This course will present material on the history of ceramics from the Neolithic to the beginning of the 20th Century, The course is structured around 7 aesthetics and 7 themes specific to ceramics, and one of these will be reviewed each week through a visual presentation followed by a discussion of an assigned reading.
Beyond chronology and geography, the material presented and discussed weekly will focus on the social and aesthetic contexts, in order to engage with an examination of meaning in ceramics and analyze the fundamental role it plays within history and culture, as well as art, design, craft and media practices. Research, presentations, and written assignments are an integral part of this course.
This course is of interest to any student attending Emily Carr University, whether they are in the Art, Design or Media programs. We will examine ceramics relationship to Painting and Drawing, Printmaking, Illustration and Photography, Sculpture and Architecture, Design and Media. Whatever your area of interest, this course will be useful in expanding your understanding of your own practice as it relates to history and to cultures.
- Teacher: Paul Mathieu
CEIE-160-F001-2019 - Portfolio Development I
- Teacher: Pauline Lai
A resource for students taking Cynthia Nugent's Editorial Illustration course offered by ECUAD Continuing Studies
- Teacher: Cynthia Nugent
- Teacher: Aaron Peck
This course explores the often rather enigmatic social and aesthetic relationships that have developed between modern aural and modern visual space since the middle of the twentieth century. We will pay attention to the acoustic ecology movement, international traditions of avant-garde and experimental composition, soundscaping and the emergence of world musics.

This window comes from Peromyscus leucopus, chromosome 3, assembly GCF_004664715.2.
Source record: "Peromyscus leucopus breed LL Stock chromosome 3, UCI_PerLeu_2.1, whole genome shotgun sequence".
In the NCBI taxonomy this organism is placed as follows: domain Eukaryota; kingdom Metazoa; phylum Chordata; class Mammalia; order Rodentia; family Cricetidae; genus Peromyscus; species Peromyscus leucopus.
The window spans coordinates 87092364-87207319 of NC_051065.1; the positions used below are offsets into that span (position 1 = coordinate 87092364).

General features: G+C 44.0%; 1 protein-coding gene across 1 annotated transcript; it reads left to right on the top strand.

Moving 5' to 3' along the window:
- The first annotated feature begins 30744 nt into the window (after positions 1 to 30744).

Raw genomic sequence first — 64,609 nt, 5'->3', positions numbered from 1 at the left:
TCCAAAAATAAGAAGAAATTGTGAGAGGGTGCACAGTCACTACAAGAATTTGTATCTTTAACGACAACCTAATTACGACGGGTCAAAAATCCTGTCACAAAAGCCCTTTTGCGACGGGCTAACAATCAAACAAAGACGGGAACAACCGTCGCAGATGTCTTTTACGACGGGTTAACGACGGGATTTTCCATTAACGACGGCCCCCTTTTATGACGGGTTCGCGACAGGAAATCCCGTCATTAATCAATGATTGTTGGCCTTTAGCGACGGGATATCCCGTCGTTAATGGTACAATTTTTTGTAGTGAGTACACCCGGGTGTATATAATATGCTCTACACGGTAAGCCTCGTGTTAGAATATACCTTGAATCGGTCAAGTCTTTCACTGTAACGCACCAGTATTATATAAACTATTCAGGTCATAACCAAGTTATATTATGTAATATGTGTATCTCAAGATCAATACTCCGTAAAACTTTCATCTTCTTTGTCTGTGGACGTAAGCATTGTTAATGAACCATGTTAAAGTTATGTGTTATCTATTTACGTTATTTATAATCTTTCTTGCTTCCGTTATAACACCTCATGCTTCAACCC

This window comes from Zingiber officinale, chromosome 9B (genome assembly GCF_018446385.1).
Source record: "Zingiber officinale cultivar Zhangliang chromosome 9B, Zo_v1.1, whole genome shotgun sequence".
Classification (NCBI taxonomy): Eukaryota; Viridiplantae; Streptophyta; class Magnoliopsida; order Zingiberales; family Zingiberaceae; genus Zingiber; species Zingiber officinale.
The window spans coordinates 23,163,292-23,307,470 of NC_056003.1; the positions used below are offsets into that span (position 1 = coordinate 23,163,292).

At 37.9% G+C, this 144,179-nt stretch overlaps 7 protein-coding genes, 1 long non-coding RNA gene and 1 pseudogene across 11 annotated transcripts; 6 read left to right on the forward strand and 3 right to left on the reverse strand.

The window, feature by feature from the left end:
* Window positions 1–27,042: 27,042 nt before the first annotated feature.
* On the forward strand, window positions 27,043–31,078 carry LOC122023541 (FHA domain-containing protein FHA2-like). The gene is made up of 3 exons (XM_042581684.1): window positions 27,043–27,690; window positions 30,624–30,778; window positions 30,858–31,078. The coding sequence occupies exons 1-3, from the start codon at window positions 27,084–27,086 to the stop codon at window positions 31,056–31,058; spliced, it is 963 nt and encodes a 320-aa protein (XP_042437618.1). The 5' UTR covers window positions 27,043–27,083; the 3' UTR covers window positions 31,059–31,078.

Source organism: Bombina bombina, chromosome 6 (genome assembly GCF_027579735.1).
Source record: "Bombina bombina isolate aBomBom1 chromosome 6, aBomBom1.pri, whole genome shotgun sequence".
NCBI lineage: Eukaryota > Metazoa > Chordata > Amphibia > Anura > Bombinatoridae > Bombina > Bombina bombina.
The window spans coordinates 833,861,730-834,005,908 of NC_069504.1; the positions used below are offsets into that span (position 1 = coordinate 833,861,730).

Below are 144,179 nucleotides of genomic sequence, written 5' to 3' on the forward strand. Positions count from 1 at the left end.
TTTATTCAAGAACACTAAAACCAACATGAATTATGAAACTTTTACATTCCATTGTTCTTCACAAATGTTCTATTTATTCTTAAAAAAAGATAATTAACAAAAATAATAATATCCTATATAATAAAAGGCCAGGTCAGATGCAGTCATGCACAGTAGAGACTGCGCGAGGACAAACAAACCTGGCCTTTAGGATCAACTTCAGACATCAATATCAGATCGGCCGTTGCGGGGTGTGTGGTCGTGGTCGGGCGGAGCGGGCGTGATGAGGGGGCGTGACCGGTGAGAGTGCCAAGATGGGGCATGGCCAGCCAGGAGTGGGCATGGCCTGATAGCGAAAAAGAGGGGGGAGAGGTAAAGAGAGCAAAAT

However, we will also be listening for less easily defined examples of the way sound helps shape visual arts, cinema, architecture and so forth by paying attention to such things as the sound design in sub-Saharan African cinema, the textures of experimental jazz, silences, the murmur of conversation in queues, the sound made by buildings and how to correctly listen to dust on vinyl records.
From this starting point, the aim of the course is to consider and engage in a broader, global history of the technical and poetic production of aural social space and the role of art practices in that. For this iteration of the course we will focus on the notion of accent as a way of thinking about, among other things, voices and archives.
In preparation, you might like to read Michael Nyman’s book Experimental Music or Cornelius Cardew’s essay ‘Toward an Ethic of Improvisation’ .
- Teacher: Rob Stone
This course provides students with the opportunity to propose and develop a self-directed body of work. Sections are offered by a single instructor or a team-taught model, with an interdisciplinary focus. Through artistic production, research, discussions, writing and critique, students are expected to increase their understanding of the content and context of their process and production as well as their knowledge of contemporary art. Students meet regularly for group meetings as well as in one-to-one tutorials with their instructor(s). Critiques and discussions complement studio production where considerable independent time and maturity is expected.